Expert opinions on the current therapeutic management of inflammatory bowel disease during the covid-19 pandemic: Japan ibd covid-19 taskforce, intractable diseases, the health and labor sciences research

Hiroshi Nakase, Takayuki Matsumoto, Minoru Matsuura, Hideki Iijima, Katsuyoshi Matsuoka, Naoki Ohmiya, Shunji Ishihara, Fumihito Hirai, Kouhei Wagatsuma, Yoshihiro Yokoyama, Tadakazu Hisamatsu

Research output: Contribution to journalArticle

Abstract

Background: The COVID-19 pandemic, caused by severe acute respiratory syndrome coronavirus 2 (SARS-CoV-2), has emerged as a dramatic challenge for all healthcare systems worldwide. This outbreak immediately affected gastroenterologists as well as global physicians worldwide because COVID-19 can be associated with not only triggering respiratory inflammation but also gastrointestinal (GI) inflammation based on the mechanism by which SARS-CoV-2 enters cells via its receptor the angiotensin-converting enzyme 2, which is expressed on GI cells. However, the comorbidity spectrum of digestive system in patients with COVID-19 remains unknown. Because the inflammatory bowel disease (IBD) management involves treating uncontrolled inflammation with immune-based therapies, physicians, and patients have great concern about whether IBD patients are more susceptible to SARS-CoV-2 infection and have worsened disease courses. Summary: It is necessary to precisely ascertain the risk of SARS-CoV-2 infection and the COVID-19 severity in IBD patients and to acknowledge the IBD management during the COVID-19 pandemic with clinically reliable information from COVID-19 cohorts and IBD experts' opinions. In this review, we highlight clinical questions regarding IBD management during the COVID-19 pandemic and make comments corresponding to each question based on recent publications. Key Messages: We propose that there is (1) no evidence that IBD itself increases the risk of SARS-CoV-2 infection, (2) to basically prioritize the control of disease activity of IBD, (3) no need for physicians to suddenly discontinue immunomodulatory or biologic therapy in patients with quiescent IBD, and (4) a need for careful observation of elderly (>60 years old) and IBD patients receiving corticosteroid treatment during the COVID-19 pandemic.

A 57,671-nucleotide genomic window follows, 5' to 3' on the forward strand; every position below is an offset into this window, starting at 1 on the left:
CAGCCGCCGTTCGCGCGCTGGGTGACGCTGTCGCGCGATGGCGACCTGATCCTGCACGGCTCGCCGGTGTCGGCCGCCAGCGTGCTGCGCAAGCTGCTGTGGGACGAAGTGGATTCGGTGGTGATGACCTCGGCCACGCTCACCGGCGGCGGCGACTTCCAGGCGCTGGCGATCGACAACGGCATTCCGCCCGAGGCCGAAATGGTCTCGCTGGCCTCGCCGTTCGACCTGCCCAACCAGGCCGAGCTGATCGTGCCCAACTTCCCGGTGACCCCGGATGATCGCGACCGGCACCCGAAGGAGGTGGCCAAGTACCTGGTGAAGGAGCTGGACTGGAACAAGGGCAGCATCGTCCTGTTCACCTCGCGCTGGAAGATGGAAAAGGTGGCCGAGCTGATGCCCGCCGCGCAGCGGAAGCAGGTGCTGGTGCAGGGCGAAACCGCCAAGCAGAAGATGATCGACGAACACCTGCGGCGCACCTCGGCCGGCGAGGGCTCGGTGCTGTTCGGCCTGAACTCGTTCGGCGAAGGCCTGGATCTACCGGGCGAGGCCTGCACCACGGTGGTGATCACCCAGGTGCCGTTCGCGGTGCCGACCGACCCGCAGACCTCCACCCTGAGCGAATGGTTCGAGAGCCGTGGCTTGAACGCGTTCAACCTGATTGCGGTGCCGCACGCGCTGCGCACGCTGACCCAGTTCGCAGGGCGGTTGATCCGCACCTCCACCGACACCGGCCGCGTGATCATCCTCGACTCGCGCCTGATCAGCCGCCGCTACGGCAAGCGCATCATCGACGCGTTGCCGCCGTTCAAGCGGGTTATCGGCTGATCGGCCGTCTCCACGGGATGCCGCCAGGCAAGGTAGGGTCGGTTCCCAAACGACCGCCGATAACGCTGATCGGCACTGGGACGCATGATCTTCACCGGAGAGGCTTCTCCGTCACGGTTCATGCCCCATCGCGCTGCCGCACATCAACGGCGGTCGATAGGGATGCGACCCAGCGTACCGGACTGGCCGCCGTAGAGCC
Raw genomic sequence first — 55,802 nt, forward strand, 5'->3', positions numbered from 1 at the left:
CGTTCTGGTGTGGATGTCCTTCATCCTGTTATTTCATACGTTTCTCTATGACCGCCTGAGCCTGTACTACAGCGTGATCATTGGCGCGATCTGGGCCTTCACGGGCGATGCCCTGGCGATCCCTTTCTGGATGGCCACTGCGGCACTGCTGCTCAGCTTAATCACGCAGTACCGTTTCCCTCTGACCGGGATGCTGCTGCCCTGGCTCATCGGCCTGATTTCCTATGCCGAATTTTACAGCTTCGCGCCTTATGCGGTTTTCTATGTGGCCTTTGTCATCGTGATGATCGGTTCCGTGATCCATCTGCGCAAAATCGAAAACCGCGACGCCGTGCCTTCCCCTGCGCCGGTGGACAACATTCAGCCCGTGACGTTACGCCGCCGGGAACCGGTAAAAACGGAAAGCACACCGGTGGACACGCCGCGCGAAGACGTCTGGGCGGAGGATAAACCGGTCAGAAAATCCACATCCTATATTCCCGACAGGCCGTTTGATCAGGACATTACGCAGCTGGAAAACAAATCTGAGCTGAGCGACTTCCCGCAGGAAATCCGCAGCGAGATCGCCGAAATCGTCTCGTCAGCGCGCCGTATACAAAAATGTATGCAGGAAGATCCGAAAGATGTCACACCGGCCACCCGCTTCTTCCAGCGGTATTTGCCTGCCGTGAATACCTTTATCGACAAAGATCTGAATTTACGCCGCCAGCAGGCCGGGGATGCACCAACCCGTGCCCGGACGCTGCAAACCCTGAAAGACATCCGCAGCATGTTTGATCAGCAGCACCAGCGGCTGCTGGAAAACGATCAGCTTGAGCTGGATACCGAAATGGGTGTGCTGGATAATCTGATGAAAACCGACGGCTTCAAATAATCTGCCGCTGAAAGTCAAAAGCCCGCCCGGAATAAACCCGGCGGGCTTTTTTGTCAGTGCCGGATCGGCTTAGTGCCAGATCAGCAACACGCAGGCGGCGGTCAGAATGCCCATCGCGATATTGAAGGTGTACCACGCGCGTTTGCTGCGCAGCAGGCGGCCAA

Original languageEnglish
JournalDigestion
DOIs
Publication statusAccepted/In press - 2020

All Science Journal Classification (ASJC) codes

  • Gastroenterology

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